Although the Mosaic covenant is certainly in service to the covenant of grace in various ways, in both form and content it is quite different from the one-sided promise to Adam and Eve after the Fall, Abraham and Sarah, David, and the new covenant. At Sinai (as in Eden), the servant-people swear the oath and Moses is the mediator, splashing blood on them “in accordance with all the words you have spoken, saying, ‘All this we will do’” (Exod. 24:8). As the Last Adam and True Israel, Jesus fulfills this law-covenant, confirming his oath with his own “blood of the covenant.” So now we inherit in a covenant of grace what our mediator has merited for us by fulfilling the covenant of works. Gentry and Wellum offer a tremendous defense of Christ’s active obedience, but this requires the sharp distinction between unconditional and conditional covenants that the original context of each covenant supports. So Israel inherits the earthly land by (Abrahamic) promise, but remains in the land by (Sinai-treaty) obedience. With respect to this covenant, E. P. Sanders is exactly right with his formula: “Get in by grace, stay in by obedience.” However, confusing these two covenants is precisely what provoked Paul’s argument in Galatians.
In the meantime, the promise of the Seed in whom all the families of the earth would be blessed continued—as it does today (Gen. 3:15; 28:14; Acts 3:25; Gal. 3:16). Paul doesn’t treat the Abrahamic covenant merely as typological of Christ, but sees the new covenant as the only possible fulfillment of the worldwide promise to Abraham. The Mosaic covenant was essential in the historical unfolding of the covenant of grace leading to Christ, but it was strictly temporary, typological, conditional, and limited to one geo-political nation.
The new covenant is indeed new—not like the Sinai covenant, which had “planned obsolescence” built into it (Jer. 31:32; cf. Heb. 8:9). However, it is the realization of the Abrahamic covenant (Acts 3:25). So despite repeated discontinuity between old and new covenants (Sinai and Zion, “two covenants”: law and promise, etc.), it is striking that the apostolic message explicitly treats the new covenant as the consummation of the Abrahamic covenant rather than its abrogation (for example, Acts 10:9–43, 15:7-17; Romans 4 and Galatians 3-4). Therefore, in spite of the obvious differences between the redemptive-historical quality of blessings enjoyed by Old and New Testament saints, respectively, believers and their children are “heirs according to the promise” just as Abraham and his heirs were. In both cases, there are those who embrace the promise and those who don’t. That’s why Romans 9 hits its mark: God’s promise hasn’t failed; even in the OT, God has always reserved his freedom in election even among those who are outwardly identified with the covenant. The apostles address their Jewish-Gentile congregations just as the prophets addressed Israel, only with respect to the everlasting-spiritual promises (which are not abrogated) rather than the geo-political theocracy (which is).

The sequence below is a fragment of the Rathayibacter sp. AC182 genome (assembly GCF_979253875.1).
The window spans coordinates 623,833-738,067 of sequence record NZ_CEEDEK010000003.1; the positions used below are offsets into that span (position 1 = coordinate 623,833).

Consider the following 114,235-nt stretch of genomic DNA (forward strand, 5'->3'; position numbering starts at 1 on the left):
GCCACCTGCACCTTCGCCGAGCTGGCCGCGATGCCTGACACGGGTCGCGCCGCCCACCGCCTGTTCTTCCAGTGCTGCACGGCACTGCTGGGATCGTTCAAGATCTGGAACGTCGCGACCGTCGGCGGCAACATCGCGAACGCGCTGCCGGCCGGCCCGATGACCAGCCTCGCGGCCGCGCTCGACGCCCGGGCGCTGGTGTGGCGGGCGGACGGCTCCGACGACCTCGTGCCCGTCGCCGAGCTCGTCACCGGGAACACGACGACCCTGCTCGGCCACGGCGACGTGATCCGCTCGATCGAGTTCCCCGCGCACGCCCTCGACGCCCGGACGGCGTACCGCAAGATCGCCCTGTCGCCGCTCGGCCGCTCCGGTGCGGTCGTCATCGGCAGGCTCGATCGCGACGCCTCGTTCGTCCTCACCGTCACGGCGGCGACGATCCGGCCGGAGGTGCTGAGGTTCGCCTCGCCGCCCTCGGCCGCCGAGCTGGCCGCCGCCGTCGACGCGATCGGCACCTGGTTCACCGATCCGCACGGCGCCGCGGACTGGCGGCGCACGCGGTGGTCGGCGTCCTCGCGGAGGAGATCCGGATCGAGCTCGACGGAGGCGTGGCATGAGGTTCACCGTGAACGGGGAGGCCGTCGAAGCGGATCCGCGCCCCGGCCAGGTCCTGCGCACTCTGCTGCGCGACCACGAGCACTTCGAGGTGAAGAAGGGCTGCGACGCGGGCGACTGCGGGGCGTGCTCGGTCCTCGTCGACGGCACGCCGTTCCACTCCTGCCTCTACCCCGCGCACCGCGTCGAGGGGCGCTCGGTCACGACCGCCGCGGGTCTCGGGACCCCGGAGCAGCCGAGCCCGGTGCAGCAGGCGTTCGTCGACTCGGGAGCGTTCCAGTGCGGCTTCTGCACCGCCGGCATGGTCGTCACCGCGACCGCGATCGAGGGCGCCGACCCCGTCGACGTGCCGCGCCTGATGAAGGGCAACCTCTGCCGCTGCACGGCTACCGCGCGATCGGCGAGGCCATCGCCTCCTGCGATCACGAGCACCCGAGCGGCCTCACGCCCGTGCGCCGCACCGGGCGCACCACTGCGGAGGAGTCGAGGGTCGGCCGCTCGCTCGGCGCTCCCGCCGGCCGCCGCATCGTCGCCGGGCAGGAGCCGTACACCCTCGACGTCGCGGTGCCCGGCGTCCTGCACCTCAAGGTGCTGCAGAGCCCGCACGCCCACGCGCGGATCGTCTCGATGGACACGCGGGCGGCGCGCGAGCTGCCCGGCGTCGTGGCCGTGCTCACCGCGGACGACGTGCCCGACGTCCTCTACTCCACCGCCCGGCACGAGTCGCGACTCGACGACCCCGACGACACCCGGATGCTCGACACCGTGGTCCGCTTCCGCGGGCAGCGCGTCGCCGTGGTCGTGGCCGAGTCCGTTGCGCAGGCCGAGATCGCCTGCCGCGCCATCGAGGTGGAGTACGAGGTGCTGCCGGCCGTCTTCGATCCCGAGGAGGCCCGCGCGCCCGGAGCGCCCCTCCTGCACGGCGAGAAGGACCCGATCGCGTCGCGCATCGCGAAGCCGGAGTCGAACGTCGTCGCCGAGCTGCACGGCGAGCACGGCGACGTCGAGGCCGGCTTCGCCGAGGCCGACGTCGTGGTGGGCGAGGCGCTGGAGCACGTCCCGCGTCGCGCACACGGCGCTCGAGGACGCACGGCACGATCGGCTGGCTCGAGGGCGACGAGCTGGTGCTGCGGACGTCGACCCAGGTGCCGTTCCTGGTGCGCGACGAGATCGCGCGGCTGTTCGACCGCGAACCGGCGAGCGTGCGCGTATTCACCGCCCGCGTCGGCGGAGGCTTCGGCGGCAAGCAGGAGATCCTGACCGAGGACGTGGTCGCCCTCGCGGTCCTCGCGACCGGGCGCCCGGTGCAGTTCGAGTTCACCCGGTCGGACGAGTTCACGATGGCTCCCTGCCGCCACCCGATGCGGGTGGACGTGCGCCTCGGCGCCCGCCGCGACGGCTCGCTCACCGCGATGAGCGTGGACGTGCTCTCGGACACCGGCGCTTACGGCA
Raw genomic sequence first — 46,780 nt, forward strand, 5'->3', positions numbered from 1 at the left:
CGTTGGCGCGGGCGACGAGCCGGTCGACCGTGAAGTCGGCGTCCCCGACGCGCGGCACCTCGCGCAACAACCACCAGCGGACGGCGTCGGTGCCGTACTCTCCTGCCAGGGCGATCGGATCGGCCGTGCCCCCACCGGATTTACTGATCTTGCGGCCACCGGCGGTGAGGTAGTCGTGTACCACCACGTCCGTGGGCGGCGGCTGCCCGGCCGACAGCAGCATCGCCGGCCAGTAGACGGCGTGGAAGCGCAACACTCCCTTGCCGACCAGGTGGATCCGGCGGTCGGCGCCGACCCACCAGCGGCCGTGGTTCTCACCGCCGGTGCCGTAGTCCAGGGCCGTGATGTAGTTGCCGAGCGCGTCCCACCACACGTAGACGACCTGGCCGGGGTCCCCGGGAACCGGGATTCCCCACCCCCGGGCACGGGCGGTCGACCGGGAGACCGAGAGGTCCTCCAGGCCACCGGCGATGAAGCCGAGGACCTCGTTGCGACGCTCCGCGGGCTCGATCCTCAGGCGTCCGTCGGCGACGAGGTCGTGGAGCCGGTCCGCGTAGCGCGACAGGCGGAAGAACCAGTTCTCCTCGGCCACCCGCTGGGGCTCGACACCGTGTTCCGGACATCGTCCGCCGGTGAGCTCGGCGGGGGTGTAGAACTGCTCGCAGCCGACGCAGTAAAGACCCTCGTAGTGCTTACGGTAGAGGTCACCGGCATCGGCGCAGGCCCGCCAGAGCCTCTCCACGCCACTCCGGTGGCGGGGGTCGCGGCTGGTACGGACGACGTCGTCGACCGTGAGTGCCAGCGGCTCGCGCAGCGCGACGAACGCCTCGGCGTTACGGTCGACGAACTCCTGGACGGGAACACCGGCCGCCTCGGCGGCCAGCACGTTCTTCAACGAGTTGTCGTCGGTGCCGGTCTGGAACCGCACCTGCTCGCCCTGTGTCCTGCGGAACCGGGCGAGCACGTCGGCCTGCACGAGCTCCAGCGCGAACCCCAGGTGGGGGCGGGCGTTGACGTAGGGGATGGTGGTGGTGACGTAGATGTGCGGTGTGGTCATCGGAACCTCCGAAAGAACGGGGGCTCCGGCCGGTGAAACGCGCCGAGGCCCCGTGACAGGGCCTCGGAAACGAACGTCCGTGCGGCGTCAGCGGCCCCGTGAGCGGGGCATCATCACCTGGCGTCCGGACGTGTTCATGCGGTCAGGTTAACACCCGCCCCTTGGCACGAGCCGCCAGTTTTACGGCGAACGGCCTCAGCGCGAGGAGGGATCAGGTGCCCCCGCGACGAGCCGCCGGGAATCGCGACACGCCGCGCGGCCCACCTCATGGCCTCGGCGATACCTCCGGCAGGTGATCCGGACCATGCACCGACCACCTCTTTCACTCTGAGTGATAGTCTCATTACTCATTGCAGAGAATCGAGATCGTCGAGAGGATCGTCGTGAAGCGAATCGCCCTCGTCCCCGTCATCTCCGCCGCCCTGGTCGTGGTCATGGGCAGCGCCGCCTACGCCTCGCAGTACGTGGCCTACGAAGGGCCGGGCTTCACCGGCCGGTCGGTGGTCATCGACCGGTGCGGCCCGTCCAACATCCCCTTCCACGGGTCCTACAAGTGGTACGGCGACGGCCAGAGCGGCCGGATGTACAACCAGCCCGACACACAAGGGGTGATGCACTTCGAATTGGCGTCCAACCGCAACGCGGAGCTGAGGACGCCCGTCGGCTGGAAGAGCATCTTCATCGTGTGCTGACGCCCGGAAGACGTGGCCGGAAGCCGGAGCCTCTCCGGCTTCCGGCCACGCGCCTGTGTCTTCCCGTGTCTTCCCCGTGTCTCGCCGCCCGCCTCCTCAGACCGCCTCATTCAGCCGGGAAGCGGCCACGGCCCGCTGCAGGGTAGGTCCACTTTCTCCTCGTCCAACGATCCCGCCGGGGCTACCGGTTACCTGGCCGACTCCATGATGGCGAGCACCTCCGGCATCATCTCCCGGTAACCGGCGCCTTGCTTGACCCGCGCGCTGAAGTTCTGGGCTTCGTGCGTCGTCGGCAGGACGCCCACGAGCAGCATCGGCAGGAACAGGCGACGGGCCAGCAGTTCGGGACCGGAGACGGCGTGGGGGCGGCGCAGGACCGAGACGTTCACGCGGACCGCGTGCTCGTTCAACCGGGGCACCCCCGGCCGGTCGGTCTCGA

Gentry and Wellum seem to agree that the “geneological principle operative in the Abrahamic covenant” is indicated by the phrase, “you and your seed” from Genesis 17:7 (633). I agree, but if that’s true, then what do we say of Peter’s repetition of this formula in Acts 2:39, specifically in connection with baptism? When we add to this the instances of household baptisms (with only one believing parent mentioned) in Acts (16:15, 32–33; 18:18) and 1 Corinthians 1:16, and the mention of children being sanctified by one believing parent in 1 Corinthians 7:14, the cumulative case seems to place the burden of proof on the Baptist position. The new covenant is certainly greater. For one thing, it’s more inclusive (not less!): not only Jews, but Gentiles; not only males, but females also receive the seal of the covenant and are indwelled by the Spirit. Where are the explicit passages to indicate that with such a profound expansion of blessings to “all the families of the earth”—indeed, to believers and their seed (Acts 2:39)—children are excluded in an ostensibly better covenant?
The authors contend, however, that the new covenant is distinguished from the Abrahamic by defining the church (or covenant community) as identical with its elect and regenerate members. I’m not at all persuaded that the often-cited source for this position—Jeremiah 31:34—entails (much less requires) that conclusion. Does “all will know me” in Jeremiah 31:34 mean each and every member without exception, or is it, like “all the families of the earth,” an expression of the pervasiveness of blessing in the new covenant? It will reach from the greatest to the least, women as well as men, children as well as elders, Gentiles as well as Jews, and so forth. Isn’t it an argument for the priesthood of all believers, not that each and every professing member will believe?
Covenant Membership: How New Is the New Covenant?